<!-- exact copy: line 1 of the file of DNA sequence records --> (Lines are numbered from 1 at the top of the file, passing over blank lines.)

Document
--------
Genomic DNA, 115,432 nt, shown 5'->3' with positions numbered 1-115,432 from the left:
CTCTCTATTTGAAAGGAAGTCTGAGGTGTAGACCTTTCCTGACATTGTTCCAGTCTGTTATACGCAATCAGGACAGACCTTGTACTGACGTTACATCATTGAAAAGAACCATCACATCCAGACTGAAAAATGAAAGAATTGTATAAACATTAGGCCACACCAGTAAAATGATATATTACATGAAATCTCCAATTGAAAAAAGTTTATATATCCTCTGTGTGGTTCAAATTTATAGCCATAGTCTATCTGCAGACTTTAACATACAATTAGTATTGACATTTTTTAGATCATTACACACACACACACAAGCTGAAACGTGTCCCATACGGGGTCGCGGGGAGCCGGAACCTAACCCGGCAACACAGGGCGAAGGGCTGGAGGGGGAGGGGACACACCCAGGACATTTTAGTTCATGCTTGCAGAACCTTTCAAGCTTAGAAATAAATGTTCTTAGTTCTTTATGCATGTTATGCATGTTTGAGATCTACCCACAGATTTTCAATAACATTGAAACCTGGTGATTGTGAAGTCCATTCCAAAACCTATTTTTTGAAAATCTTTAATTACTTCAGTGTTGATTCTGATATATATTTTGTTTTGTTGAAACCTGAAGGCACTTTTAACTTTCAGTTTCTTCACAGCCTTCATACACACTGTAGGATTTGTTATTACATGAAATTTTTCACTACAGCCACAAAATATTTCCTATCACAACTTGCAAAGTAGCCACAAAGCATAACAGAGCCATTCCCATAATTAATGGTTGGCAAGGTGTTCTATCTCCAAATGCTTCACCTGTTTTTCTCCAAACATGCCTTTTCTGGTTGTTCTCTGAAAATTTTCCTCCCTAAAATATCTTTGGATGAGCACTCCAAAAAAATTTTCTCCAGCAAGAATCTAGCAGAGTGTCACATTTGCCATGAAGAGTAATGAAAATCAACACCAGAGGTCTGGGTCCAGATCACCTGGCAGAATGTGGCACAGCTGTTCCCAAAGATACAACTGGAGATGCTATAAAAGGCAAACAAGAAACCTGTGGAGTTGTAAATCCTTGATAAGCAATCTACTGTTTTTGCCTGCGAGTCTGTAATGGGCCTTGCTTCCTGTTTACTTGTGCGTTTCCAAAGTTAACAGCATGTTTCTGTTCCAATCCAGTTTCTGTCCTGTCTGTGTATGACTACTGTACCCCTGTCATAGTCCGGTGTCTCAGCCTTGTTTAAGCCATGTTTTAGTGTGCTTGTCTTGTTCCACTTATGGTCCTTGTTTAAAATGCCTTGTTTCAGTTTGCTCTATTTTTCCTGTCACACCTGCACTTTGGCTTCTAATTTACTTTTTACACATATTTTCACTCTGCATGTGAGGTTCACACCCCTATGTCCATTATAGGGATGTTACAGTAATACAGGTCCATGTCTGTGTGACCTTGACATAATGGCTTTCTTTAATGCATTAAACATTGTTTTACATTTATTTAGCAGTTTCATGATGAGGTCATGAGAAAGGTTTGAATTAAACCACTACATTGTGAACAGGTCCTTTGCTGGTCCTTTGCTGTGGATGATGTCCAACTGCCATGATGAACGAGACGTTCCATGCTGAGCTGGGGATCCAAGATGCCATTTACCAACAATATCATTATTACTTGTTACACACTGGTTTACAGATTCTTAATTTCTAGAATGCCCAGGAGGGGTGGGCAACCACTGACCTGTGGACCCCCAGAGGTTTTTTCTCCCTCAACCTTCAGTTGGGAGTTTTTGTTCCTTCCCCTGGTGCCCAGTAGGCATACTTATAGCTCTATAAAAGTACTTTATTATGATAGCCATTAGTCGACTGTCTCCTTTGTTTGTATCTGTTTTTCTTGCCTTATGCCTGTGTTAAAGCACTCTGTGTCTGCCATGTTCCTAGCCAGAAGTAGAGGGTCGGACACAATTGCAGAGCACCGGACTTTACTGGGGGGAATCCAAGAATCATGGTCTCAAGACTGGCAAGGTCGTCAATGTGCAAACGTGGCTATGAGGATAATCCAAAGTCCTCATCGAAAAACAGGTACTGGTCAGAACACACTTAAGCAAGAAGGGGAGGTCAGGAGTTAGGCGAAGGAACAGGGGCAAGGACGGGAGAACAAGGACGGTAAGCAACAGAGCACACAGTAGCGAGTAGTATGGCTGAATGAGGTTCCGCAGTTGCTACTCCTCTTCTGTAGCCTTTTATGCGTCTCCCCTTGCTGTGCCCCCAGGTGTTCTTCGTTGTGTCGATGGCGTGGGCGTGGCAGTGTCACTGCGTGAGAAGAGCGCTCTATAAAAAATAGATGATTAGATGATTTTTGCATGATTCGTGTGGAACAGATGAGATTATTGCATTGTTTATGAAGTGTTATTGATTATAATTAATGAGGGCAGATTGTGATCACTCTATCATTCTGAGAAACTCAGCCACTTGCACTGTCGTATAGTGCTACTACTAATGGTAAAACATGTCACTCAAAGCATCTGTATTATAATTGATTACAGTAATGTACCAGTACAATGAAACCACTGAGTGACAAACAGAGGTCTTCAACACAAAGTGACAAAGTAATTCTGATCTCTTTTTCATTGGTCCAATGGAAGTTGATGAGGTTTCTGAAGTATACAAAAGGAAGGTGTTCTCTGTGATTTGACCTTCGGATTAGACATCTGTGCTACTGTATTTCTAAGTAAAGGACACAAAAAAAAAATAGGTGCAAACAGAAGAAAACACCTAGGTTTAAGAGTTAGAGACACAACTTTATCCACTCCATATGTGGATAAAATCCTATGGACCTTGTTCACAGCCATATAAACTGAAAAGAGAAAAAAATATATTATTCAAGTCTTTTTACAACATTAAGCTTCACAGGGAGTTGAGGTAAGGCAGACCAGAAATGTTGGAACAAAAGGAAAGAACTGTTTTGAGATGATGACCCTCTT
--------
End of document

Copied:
Genomic DNA, 115,432 nt, shown 5'->3' with positions numbered 1-115,432 from the left: